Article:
As one learns more about neuroscience and those who study it, there is almost a sense of Greek tragedy — an element of hubris is always lurking about. What bravado to study something so complex and so …well … incomprehensible! What chutzpah to talk confidently about what we know in spite of the vastness of our ignorance! In recent years, a seemingly overt expression of this attitude has surfaced in outrageous book titles. Have the authors of How the Mind Works or Consciousness Explained totally lost touch with reality? I prefer to think that these titles are tongue-in-cheek and not to be taken too seriously. Substantial works that would merit such titles are probably beyond the reach of our lifetimes, and the authors presumably suspect that their readers know this before picking up these books, though I am less certain about their marketeers.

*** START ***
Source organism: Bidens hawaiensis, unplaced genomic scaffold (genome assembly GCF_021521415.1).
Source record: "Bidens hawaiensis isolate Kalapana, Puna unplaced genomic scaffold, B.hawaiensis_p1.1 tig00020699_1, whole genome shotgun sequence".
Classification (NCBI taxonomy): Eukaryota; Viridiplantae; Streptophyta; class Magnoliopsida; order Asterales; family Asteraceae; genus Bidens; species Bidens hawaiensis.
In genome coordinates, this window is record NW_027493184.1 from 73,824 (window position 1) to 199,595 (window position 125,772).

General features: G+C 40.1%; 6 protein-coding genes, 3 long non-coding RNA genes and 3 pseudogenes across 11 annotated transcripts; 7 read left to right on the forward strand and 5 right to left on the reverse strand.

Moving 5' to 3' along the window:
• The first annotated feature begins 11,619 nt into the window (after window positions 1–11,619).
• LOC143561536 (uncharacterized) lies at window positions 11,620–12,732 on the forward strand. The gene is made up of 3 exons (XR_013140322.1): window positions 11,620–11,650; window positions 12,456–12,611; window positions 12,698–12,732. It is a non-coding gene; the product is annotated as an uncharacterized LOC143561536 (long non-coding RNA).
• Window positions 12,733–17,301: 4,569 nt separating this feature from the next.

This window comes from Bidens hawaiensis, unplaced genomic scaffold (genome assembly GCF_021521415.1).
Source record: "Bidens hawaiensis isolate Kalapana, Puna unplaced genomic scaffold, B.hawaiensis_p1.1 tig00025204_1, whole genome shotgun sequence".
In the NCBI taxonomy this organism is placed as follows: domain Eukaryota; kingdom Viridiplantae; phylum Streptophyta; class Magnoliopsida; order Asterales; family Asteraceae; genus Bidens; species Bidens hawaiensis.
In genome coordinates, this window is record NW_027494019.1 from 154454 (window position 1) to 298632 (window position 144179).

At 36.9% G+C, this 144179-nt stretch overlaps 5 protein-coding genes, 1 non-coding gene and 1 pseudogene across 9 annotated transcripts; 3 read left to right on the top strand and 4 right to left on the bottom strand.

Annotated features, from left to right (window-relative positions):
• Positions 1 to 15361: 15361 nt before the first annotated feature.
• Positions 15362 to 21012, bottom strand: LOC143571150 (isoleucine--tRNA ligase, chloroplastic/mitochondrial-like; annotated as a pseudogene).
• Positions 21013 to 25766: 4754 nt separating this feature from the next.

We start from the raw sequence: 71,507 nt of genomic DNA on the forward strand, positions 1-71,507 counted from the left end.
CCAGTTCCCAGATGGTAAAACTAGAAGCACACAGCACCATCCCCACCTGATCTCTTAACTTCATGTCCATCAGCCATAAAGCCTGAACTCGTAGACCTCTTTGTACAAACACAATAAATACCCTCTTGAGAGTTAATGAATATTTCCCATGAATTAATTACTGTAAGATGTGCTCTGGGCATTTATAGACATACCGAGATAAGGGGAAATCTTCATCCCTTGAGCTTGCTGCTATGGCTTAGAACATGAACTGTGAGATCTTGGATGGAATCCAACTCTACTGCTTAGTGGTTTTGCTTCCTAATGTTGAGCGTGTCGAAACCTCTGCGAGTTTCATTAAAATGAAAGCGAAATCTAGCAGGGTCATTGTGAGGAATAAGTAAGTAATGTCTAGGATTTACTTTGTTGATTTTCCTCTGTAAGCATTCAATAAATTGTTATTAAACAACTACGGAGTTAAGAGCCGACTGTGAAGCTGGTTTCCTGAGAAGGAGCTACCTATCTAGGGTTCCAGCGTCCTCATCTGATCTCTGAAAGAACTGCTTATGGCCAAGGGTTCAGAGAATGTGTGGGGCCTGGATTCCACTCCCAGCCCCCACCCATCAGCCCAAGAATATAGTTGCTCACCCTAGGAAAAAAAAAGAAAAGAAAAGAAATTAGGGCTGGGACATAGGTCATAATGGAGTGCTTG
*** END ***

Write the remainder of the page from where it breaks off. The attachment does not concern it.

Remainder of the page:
But neuroscientists do study these systems, so they must believe that eventually some significant understanding will be achieved. Is this hubris, or not? One possible answer is that progress is being made, so why not continue? A more satisfying answer is that some of the research that has been done on the brain and its origins suggests that the brain holds within itself properties that will lead to its eventual understanding.
Simplification by Abstraction